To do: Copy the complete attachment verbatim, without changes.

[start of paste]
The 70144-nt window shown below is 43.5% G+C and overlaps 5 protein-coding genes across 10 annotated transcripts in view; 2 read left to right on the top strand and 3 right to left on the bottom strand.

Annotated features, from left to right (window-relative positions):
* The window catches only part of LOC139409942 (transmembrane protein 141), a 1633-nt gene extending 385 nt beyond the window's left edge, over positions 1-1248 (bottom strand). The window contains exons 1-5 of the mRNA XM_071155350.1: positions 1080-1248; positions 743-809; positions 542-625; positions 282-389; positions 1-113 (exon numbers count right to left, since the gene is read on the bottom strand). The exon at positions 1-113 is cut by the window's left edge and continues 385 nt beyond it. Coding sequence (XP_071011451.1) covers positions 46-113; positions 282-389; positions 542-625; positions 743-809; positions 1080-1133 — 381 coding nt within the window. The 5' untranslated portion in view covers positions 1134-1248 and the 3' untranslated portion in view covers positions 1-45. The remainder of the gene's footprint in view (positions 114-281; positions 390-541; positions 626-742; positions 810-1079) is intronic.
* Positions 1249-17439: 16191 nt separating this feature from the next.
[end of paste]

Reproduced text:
The 70144-nt window shown below is 43.5% G+C and overlaps 5 protein-coding genes across 10 annotated transcripts in view; 2 read left to right on the top strand and 3 right to left on the bottom strand.

Annotated features, from left to right (window-relative positions):
* The window catches only part of LOC139409942 (transmembrane protein 141), a 1633-nt gene extending 385 nt beyond the window's left edge, over positions 1-1248 (bottom strand). The window contains exons 1-5 of the mRNA XM_071155350.1: positions 1080-1248; positions 743-809; positions 542-625; positions 282-389; positions 1-113 (exon numbers count right to left, since the gene is read on the bottom strand). The exon at positions 1-113 is cut by the window's left edge and continues 385 nt beyond it. Coding sequence (XP_071011451.1) covers positions 46-113; positions 282-389; positions 542-625; positions 743-809; positions 1080-1133 — 381 coding nt within the window. The 5' untranslated portion in view covers positions 1134-1248 and the 3' untranslated portion in view covers positions 1-45. The remainder of the gene's footprint in view (positions 114-281; positions 390-541; positions 626-742; positions 810-1079) is intronic.
* Positions 1249-17439: 16191 nt separating this feature from the next.